### Metaproteomics data acquisition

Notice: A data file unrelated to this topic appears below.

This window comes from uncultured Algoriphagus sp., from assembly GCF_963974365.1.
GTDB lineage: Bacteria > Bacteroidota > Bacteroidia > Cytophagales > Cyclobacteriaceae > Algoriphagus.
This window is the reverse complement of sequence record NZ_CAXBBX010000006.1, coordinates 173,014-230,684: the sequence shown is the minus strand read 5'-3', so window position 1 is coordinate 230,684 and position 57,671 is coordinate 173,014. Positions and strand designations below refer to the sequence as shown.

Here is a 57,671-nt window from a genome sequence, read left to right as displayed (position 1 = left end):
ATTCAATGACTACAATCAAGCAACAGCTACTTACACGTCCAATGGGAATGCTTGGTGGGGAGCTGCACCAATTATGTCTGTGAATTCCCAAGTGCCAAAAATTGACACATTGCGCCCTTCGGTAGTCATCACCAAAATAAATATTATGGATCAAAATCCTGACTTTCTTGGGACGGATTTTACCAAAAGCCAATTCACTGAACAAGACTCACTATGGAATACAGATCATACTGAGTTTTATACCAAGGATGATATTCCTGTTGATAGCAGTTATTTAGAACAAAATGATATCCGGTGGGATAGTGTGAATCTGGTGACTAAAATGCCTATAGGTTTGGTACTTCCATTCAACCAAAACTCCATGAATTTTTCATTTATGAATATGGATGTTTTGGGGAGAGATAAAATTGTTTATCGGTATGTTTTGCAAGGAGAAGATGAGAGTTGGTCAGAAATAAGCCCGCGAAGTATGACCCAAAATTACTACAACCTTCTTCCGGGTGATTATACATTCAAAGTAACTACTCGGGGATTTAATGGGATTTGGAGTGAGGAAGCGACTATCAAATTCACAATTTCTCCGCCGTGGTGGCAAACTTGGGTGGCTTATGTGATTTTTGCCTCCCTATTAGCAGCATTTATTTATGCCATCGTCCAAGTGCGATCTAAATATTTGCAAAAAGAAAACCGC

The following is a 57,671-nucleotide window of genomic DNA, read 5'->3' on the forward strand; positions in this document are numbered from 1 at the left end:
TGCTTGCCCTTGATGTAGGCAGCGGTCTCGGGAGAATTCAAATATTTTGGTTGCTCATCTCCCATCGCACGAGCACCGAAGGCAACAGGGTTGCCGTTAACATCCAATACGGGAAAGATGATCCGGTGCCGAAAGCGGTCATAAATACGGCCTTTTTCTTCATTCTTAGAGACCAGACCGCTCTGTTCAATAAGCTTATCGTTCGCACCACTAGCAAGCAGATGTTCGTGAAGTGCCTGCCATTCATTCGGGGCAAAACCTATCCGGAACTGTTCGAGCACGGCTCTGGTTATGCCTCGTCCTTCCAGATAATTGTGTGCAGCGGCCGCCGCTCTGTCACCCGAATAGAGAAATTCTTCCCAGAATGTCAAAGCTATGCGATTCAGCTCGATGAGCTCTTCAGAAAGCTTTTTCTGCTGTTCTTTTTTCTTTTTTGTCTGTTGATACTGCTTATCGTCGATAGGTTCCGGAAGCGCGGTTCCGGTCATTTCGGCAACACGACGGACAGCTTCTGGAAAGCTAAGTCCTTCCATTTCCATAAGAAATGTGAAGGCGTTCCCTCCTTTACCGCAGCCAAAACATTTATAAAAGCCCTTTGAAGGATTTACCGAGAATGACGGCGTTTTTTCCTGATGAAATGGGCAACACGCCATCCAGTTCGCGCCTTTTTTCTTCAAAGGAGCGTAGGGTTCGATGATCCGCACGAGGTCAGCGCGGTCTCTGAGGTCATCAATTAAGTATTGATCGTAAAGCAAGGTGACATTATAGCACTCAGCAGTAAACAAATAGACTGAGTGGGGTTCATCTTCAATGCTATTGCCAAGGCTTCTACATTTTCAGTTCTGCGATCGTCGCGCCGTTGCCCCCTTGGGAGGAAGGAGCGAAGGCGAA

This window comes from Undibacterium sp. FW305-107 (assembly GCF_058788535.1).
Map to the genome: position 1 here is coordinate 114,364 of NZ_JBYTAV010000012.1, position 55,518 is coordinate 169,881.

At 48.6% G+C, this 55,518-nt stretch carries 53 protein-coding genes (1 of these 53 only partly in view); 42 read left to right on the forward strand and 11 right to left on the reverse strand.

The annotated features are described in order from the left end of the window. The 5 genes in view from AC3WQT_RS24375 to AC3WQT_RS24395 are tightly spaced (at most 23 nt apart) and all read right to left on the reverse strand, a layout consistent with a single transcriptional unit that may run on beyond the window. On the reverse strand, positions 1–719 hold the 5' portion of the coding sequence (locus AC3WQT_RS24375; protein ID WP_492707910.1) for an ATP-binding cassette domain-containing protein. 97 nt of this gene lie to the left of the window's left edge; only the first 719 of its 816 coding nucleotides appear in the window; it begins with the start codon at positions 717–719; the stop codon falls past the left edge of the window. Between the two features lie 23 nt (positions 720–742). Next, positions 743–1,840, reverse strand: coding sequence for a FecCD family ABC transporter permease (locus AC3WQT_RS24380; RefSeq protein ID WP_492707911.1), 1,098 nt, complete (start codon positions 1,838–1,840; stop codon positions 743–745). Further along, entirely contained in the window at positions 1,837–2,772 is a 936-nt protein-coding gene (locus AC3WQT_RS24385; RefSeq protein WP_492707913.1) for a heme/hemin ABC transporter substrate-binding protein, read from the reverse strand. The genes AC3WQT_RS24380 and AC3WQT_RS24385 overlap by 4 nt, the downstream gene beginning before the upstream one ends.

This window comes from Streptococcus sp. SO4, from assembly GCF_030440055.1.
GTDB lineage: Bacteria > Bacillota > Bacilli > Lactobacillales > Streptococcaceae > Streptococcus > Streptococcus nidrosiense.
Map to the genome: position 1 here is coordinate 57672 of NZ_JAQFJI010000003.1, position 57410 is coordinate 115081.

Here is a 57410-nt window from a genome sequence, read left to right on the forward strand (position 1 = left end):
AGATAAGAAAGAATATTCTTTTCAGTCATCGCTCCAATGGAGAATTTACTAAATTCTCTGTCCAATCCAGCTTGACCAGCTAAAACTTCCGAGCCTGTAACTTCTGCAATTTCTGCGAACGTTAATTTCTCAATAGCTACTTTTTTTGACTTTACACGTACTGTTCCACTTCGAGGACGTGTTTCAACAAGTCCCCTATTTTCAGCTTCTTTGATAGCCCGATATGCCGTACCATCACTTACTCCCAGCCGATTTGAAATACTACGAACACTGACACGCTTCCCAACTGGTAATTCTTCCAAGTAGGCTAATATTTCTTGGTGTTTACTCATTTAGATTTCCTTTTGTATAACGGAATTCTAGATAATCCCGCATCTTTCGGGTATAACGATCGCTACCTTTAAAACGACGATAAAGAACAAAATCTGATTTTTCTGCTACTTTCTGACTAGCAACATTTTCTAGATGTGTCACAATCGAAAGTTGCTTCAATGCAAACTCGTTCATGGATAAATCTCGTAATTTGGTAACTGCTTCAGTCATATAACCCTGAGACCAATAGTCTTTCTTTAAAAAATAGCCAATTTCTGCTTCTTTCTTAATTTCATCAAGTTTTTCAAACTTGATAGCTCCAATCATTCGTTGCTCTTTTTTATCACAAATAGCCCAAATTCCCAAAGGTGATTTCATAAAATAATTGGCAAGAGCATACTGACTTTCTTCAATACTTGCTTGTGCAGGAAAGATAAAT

Proteins were extracted from t1 to t8 in triplicate. From each sample, 30 ml of culture containing cells and substrate was centrifuged at 500×g for 5 min to pellet the substrate. The supernatant was centrifuged at 9000×g for 15 min to collect the cells. Cell lysis was performed by resuspending the cells in 1 ml lysis buffer (50 mM Tris–HCl, 0.1% (v/v) Triton X-100, 200 mM NaCl, 1 mM DTT, 2 mM EDTA) and keeping them on ice for 30 min. Cells were disrupted in 3 × 60 s cycles using a FastPrep24 (MP Biomedicals, USA) with glass beads (size, ≤106 μm). Debris were removed by centrifugation at 16,000×g for 15 min. The supernatants containing the proteins were kept at −20 °C until further processing. Extracted proteins were quantified using Bradford’s method (in triplicate), which quantified the samples by combining 2–10 µl of protein extract with 20 mM Tris HCl (pH 7.5) to reach 800 µl, with 200 µl of BioRad Essay solution subsequently added. Samples were vortexed, centrifuged briefly, and let to rest for 5 min before measuring with dedicated cuvettes. Blanks composed of 800 µl of buffer and 200 µl of BioRad Essay solution were used before each set of measurements. 50 μg of each sample were denatured using SDS sample buffer and loaded on an Any-kD Mini-PROTEAN gel (BioRad Laboratories, USA) and separated by SDS-PAGE for 20 min at 270 V. Each gel lane was cut into 16 slices and the reduction, alkylation, and tryptic digestion of the proteins into peptides were performed in-gel. It is important to note that previous reports have shown that absolute protein quantification may be biased by the protease selected for digestion57. While ideally, more than one protease could have been used, we have used trypsin in our analysis (which is commonplace in most proteomics experiments) and obtained a high correlation of absolute protein quantification between replicates (average R2 = 0.85, with the outlier t7C removed). Moreover, the protein-to-RNA ratios observed for the different bacteria and archaea correlate well with previous literature (E. coli, yeast, human), indicating that our absolute quantifications are on par. The tryptic peptides were extracted from the gel and desalted prior to mass spectrometry analysis. Peptides were analyzed using a nanoLC-MS/MS system consisting of a Dionex Ultimate 3000 UHPLC (ThermoScientific, Germany) connected to a Q-Exactive hybrid quadrupole-orbitrap mass spectrometer (ThermoScientific, Germany) equipped with a nanoelectrospray ion source. The samples were loaded onto a trap column (Acclaim PepMap100, C18, 5 μm, 100 Å, 300 μm i.d. ×5 mm, ThermoScientific) and backflushed onto a 50-cm analytical column (Acclaim PepMap RSLC C18, 2 μm, 100 Å, 75 μm ID, ThermoScientific). At the start, the columns were in 96% solution A [0.1% (v/v) formic acid], 4% solution B [80% (v/v) acetonitrile, 0.1% (v/v) formic acid]. The peptides were eluted using a 90 min gradient developing from 4 to 13% (v/v) solution B in 2 min, 13 to 45% (v/v) B in 70 min, and finally to 55% B in 5 min before the wash phase at 90% B, all at a flow rate of 300 nl/min. The Q-Exactive mass spectrometer was operated in data-dependent mode and the 10 most intense peptide precursors ions were selected for fragmentation and MS/MS acquisition. The selected precursor ions were then excluded for repeated fragmentation for 20 s. The resolution was set to R = 70,000 and R = 35,000 for MS and MS/MS, respectively.